There are a number of reasons why a dental crown might need to be removed. The most common ones are damaged / broken crowns or discoloration of the crown. There are several techniques for removing the crown.

    Conservative approach
    Here the crown is intact and suitable for reuse. Here are 5 approaches to do it.

    • Resin: Your dentist softens a resin block in hot water and places it on your biting surface. Your doctor asks you to bite the resin block till it’s 2/3rd of its height. Following which, you should open your mouth rapidly. This technique is most suited for removing temporary crowns.
    • Ultrasonic: Ultrasonic is another device which your dentist uses to remove the crown.
    • Pneumatic (KaVo) CORONAflex: Here your dentist loops a brass wire around the crown which he/ she is going to remove. After applying right forces in the specific direction, your crown is out. The CORONA flex crown and bridge remover uses a modification of this approach.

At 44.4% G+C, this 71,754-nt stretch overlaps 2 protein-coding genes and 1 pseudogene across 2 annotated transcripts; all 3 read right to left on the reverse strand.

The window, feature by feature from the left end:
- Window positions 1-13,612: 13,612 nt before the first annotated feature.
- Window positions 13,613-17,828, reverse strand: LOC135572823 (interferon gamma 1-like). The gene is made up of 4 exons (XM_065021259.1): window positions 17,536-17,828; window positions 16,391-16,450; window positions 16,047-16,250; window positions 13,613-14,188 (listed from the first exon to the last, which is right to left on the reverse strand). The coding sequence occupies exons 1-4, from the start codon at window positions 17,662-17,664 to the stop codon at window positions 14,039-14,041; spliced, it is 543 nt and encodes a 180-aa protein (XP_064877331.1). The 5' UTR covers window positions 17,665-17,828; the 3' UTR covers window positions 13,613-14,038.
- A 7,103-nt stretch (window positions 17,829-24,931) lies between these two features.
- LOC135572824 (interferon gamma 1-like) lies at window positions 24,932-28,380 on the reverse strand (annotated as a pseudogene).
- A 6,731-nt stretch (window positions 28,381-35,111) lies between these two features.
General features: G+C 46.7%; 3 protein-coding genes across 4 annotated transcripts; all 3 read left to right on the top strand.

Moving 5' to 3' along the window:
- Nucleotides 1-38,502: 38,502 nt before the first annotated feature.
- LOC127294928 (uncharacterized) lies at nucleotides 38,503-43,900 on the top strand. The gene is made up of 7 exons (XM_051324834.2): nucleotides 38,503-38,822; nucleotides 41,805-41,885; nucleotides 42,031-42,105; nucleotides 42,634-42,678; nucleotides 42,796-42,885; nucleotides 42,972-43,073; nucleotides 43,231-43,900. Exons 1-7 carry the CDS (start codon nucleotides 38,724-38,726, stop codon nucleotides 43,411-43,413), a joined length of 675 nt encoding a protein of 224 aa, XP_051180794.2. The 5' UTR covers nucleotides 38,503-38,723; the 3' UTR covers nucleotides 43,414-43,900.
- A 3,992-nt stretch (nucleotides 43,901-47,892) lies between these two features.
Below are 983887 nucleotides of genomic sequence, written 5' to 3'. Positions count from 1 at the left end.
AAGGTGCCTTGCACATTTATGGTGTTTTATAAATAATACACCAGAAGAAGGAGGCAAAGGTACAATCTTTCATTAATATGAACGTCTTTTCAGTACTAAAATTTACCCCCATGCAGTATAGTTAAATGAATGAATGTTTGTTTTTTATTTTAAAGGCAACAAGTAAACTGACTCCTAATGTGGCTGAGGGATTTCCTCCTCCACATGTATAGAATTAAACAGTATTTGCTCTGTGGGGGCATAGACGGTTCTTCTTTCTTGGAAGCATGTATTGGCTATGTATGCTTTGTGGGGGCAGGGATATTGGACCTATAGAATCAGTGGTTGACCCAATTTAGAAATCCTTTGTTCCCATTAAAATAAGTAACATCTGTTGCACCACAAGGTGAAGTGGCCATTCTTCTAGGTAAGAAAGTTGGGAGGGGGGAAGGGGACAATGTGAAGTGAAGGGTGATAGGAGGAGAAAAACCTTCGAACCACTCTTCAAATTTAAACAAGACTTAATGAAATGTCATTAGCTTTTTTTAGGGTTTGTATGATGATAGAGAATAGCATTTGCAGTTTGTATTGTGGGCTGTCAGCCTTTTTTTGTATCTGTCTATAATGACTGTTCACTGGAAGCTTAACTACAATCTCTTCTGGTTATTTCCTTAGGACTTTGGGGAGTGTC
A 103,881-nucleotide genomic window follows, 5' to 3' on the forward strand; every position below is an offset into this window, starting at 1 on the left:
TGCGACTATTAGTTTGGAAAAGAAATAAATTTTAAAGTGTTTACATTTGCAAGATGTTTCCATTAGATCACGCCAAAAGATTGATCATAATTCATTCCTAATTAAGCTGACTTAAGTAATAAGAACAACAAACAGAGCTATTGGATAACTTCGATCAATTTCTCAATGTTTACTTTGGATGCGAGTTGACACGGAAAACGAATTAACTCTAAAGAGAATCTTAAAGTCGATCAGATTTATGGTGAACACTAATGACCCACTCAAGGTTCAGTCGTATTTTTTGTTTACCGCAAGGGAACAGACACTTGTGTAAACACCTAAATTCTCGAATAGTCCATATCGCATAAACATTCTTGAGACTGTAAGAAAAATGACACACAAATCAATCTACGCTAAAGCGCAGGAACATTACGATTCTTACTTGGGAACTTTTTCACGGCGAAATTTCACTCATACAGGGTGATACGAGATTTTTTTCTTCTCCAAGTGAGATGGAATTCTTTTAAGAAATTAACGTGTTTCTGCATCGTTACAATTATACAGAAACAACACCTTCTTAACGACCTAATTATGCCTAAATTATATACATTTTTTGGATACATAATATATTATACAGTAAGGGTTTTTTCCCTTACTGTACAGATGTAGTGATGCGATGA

• Crown tractors: They grip your crown with rubber grips and gently dislodge the crown without damaging your tooth or the crown.
    • Matrix bands: Your dentist may also use some metal bands known as matrix bands which fit well into the structure of crown and pull the crown out.

    Semi-conservative approach
    This is more comfortable for you than the above mentioned conservative approaches. However, these approaches damage your crown to some extent though the crown is suitable for reuse after cementing the aperture.

    • Wamkey: It’s a narrow-shanked cam device. Your doctor cuts a hole through the crown and exerts pressure using the wamkey to dislodge the crown.
    • Metalift system: Here your dentist drills a hole on the biting surface of the crown and exerts a screwing force with a specific instrument. Due to pressure, the crown comes out. This is most suited for metal crowns.

    Destructive approach
    This approach is comfortable and has the least impact on your tooth and supporting structures. Here your dentist breaks the crown into parts using a bur. Following which your dentist uses an ultrasonic instrument to take off the crown/ bridge. Your doctor may also use an orthodontic plier to take of the crown.

    A video about the different types of dental crowns